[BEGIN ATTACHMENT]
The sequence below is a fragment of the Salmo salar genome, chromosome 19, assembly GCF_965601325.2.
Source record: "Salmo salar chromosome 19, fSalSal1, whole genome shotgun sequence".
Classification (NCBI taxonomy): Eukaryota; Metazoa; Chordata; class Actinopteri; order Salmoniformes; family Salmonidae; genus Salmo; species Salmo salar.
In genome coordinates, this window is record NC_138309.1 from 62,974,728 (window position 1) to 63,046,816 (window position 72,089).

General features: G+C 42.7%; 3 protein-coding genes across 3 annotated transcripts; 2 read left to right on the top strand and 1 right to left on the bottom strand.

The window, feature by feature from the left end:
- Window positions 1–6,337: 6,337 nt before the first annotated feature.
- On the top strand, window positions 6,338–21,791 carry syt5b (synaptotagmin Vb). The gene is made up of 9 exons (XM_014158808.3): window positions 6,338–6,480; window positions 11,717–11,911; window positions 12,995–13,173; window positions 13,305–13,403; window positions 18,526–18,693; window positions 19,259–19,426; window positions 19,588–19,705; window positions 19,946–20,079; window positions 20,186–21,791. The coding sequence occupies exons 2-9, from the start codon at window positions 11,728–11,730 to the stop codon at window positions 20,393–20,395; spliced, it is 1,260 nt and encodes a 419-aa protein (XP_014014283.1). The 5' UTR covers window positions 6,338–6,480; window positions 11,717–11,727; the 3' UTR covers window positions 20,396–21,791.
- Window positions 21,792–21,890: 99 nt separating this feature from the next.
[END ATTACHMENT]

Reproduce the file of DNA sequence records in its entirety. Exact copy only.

The sequence below is a fragment of the Salmo salar genome, chromosome 19, assembly GCF_965601325.2.
Source record: "Salmo salar chromosome 19, fSalSal1, whole genome shotgun sequence".
Classification (NCBI taxonomy): Eukaryota; Metazoa; Chordata; class Actinopteri; order Salmoniformes; family Salmonidae; genus Salmo; species Salmo salar.
In genome coordinates, this window is record NC_138309.1 from 62,974,728 (window position 1) to 63,046,816 (window position 72,089).

General features: G+C 42.7%; 3 protein-coding genes across 3 annotated transcripts; 2 read left to right on the top strand and 1 right to left on the bottom strand.

The window, feature by feature from the left end:
- Window positions 1–6,337: 6,337 nt before the first annotated feature.
- On the top strand, window positions 6,338–21,791 carry syt5b (synaptotagmin Vb). The gene is made up of 9 exons (XM_014158808.3): window positions 6,338–6,480; window positions 11,717–11,911; window positions 12,995–13,173; window positions 13,305–13,403; window positions 18,526–18,693; window positions 19,259–19,426; window positions 19,588–19,705; window positions 19,946–20,079; window positions 20,186–21,791. The coding sequence occupies exons 2-9, from the start codon at window positions 11,728–11,730 to the stop codon at window positions 20,393–20,395; spliced, it is 1,260 nt and encodes a 419-aa protein (XP_014014283.1). The 5' UTR covers window positions 6,338–6,480; window positions 11,717–11,727; the 3' UTR covers window positions 20,396–21,791.
- Window positions 21,792–21,890: 99 nt separating this feature from the next.